Queen of Thorns (Mice and Men #2) - Lana Sky
I was fourteen the first time I ever killed someone. It was a sloppy hit, done at point-blank range with a stolen 9mm. Later on, I found out that was intentional on the part of the man who put me up to it—throw off suspicion by making it seem like a reckless, random robbery.
I’d merely been a pawn in a game I’d been too damn young to even guess the scope of. Such is the way of the world.
Everyone is a fucking pawn.
I don’t recall much of that day, though I sure as hell remember the messy aftermath. Namely, the blood splattered all over the pavement and the pile of puke I left alongside it. Shaking from head to toe, I could barely grip the gun in my hand. Rather than dispose of it like a seasoned hitman would, I turned tail and ran, leaving both the body and the weapon there out in the open, a rookie mistake.
I don’t even remember the poor bastard’s name. As far as I knew, he had been an enemy of Mr. Rossi, a mobster I’d pledged my loyalty to, and that was all that mattered.
It was my one talent, and what I thought would cement my status as a member of the famiglia, age be damned. Until I learned a lesson they don’t bother to teach in schools, that is. A boy doesn’t become a man the second he commits murder.
No, my old boss and leader of the famiglia, Giovanni Rossi himself, told me the truth from across his desk that night. Later, as I washed the blood from my hands, I realized that some lucky bastards never learn it.
Becoming a man relies on knowing one universal certainty. Understand it, and even the poorest, dumbest son of a bitch can become whatever the hell he wants, be it a doctor, a teacher, or a fucking crime lord.
So what is it? This—all men have the same capacity for evil. No matter what he does. No matter what he wears or says. No matter how good his upbringing is, or how much money he has in the bank…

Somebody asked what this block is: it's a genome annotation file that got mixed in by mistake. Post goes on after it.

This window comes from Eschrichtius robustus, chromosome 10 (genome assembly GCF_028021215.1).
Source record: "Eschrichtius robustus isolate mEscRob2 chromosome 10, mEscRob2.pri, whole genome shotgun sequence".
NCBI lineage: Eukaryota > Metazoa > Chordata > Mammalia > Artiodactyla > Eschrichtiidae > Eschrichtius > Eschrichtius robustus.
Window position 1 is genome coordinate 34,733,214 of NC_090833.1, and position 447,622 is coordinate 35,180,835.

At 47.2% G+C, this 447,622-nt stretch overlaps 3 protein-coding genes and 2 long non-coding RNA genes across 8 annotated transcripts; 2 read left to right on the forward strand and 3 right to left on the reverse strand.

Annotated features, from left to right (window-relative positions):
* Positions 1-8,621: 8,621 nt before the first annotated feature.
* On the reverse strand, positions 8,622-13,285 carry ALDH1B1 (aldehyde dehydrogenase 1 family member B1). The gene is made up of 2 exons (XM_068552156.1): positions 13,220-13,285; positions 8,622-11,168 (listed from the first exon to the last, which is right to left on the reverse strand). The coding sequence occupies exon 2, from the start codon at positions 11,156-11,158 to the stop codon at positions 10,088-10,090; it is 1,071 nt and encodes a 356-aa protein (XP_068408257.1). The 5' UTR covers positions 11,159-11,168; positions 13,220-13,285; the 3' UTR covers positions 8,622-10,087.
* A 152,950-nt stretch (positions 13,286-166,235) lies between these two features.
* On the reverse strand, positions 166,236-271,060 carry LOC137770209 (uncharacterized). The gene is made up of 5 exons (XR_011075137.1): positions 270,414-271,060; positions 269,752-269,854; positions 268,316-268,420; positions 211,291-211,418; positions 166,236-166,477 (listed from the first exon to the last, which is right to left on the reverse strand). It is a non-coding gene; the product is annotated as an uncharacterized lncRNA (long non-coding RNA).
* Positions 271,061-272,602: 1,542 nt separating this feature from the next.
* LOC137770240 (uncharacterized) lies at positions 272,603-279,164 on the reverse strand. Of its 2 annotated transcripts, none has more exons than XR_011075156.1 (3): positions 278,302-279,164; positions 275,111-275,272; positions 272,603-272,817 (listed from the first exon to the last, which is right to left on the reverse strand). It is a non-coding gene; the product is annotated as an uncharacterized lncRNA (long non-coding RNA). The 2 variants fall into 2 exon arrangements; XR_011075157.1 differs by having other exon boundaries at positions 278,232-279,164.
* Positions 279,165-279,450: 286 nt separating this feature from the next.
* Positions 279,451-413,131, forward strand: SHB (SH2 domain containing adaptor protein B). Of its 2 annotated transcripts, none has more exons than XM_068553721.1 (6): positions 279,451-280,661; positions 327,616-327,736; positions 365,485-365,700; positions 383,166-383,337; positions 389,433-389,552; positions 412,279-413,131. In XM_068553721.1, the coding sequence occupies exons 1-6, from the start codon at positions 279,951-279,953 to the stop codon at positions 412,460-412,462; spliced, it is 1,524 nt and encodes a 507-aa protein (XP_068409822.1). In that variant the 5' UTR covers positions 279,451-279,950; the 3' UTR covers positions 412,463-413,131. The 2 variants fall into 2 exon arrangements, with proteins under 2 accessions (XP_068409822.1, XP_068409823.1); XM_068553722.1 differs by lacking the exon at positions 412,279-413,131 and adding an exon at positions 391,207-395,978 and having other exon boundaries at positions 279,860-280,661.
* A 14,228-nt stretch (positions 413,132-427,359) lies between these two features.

Everyone is the same underneath.
The true question of morality is whether they choose to embrace the darkness or suppress it—though the Bible tries its damn hardest to muddy the waters. I grew up with the lies, reading every classic moral lesson, which typically ended with all sin leading neatly back to the devil.
A good, God-fearing Catholic woman, my mother abided by every warning and did her best to teach me the same. The only problem? I knew early on that it was all bullshit.
The devil isn’t real. Greed is. At his core, every man is little more than a creature born of sheer greed. A priest and a mobster are both one and the same—a snarling, vicious animal out to satisfy the most basic urges. Strip him down to the bone, and he’ll do whatever it takes to eat. To fuck. To shit. And…if necessary, kill.
God rest my mother’s soul; I wish things were different, though. I wish a simple prayer could cure every act of evil.
I wish I could still blame my sins on the devil—though maybe I can. Just one of flesh and blood who goes by another name.
He’s the reason I’m here—driving up the west end of Hell’s Gambit in a stolen car with a kidnapped woman in the trunk. I barely remember the how and why. My skull throbs as I pick through the scattered memories, each one as blurred as the last.
Mischa let himself be played by faulty information. He came after me. Vin got attacked...
I left the villa, I think, though I didn’t go see the man I should have.
No, I went right to the source of the lies. The man who tried to have me killed and then framed me for an attack on the Stepanovs. Antonio Salvatore.
I broke into his fancy manor and tried beating any information I could out of him. After that, I strangled him with my bare hands and used his own daughter as a human shield to evade the remnants of the famiglia.
Then I went back to Havienna and…
Groaning, I take one hand from the wheel to rub at my temples, but the grainy images don’t get any clearer. At least one fact is answered—if all of what happened was real, then there are two bodies in the trunk—one being just a child, kidnapped from her own home.
Fuck. I laugh out loud and